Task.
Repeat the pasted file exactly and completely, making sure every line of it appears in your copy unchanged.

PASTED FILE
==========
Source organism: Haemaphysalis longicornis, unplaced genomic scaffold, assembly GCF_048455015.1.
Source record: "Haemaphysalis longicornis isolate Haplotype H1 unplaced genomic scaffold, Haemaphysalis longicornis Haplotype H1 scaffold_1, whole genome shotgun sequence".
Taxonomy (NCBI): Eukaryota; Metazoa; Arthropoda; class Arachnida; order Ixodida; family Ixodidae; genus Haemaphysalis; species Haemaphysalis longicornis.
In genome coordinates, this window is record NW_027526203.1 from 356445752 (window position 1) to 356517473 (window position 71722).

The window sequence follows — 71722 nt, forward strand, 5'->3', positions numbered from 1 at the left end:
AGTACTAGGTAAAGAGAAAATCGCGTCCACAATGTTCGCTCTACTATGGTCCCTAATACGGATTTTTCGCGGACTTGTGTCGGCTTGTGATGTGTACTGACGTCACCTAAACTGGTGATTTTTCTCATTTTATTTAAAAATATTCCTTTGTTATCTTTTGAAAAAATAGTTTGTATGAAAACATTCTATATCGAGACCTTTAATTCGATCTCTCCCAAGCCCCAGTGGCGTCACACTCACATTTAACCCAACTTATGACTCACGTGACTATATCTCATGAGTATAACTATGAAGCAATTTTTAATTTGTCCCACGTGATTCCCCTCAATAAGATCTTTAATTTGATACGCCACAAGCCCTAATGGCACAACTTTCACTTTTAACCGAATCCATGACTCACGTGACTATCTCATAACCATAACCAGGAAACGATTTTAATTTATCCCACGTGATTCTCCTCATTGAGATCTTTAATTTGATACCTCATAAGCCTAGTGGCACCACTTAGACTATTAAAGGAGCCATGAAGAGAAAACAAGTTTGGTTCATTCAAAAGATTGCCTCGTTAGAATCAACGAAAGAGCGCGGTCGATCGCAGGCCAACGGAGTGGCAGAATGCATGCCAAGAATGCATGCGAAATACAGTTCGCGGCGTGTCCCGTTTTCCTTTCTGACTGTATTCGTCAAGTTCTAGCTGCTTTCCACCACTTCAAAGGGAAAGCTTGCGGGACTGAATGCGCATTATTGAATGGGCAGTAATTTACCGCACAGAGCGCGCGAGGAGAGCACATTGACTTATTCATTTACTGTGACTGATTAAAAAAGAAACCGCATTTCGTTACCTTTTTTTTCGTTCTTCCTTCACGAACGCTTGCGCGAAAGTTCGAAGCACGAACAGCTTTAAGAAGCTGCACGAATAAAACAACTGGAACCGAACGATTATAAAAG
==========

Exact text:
Source organism: Haemaphysalis longicornis, unplaced genomic scaffold, assembly GCF_048455015.1.
Source record: "Haemaphysalis longicornis isolate Haplotype H1 unplaced genomic scaffold, Haemaphysalis longicornis Haplotype H1 scaffold_1, whole genome shotgun sequence".
Taxonomy (NCBI): Eukaryota; Metazoa; Arthropoda; class Arachnida; order Ixodida; family Ixodidae; genus Haemaphysalis; species Haemaphysalis longicornis.
In genome coordinates, this window is record NW_027526203.1 from 356445752 (window position 1) to 356517473 (window position 71722).

The window sequence follows — 71722 nt, forward strand, 5'->3', positions numbered from 1 at the left end:
AGTACTAGGTAAAGAGAAAATCGCGTCCACAATGTTCGCTCTACTATGGTCCCTAATACGGATTTTTCGCGGACTTGTGTCGGCTTGTGATGTGTACTGACGTCACCTAAACTGGTGATTTTTCTCATTTTATTTAAAAATATTCCTTTGTTATCTTTTGAAAAAATAGTTTGTATGAAAACATTCTATATCGAGACCTTTAATTCGATCTCTCCCAAGCCCCAGTGGCGTCACACTCACATTTAACCCAACTTATGACTCACGTGACTATATCTCATGAGTATAACTATGAAGCAATTTTTAATTTGTCCCACGTGATTCCCCTCAATAAGATCTTTAATTTGATACGCCACAAGCCCTAATGGCACAACTTTCACTTTTAACCGAATCCATGACTCACGTGACTATCTCATAACCATAACCAGGAAACGATTTTAATTTATCCCACGTGATTCTCCTCATTGAGATCTTTAATTTGATACCTCATAAGCCTAGTGGCACCACTTAGACTATTAAAGGAGCCATGAAGAGAAAACAAGTTTGGTTCATTCAAAAGATTGCCTCGTTAGAATCAACGAAAGAGCGCGGTCGATCGCAGGCCAACGGAGTGGCAGAATGCATGCCAAGAATGCATGCGAAATACAGTTCGCGGCGTGTCCCGTTTTCCTTTCTGACTGTATTCGTCAAGTTCTAGCTGCTTTCCACCACTTCAAAGGGAAAGCTTGCGGGACTGAATGCGCATTATTGAATGGGCAGTAATTTACCGCACAGAGCGCGCGAGGAGAGCACATTGACTTATTCATTTACTGTGACTGATTAAAAAAGAAACCGCATTTCGTTACCTTTTTTTTCGTTCTTCCTTCACGAACGCTTGCGCGAAAGTTCGAAGCACGAACAGCTTTAAGAAGCTGCACGAATAAAACAACTGGAACCGAACGATTATAAAAG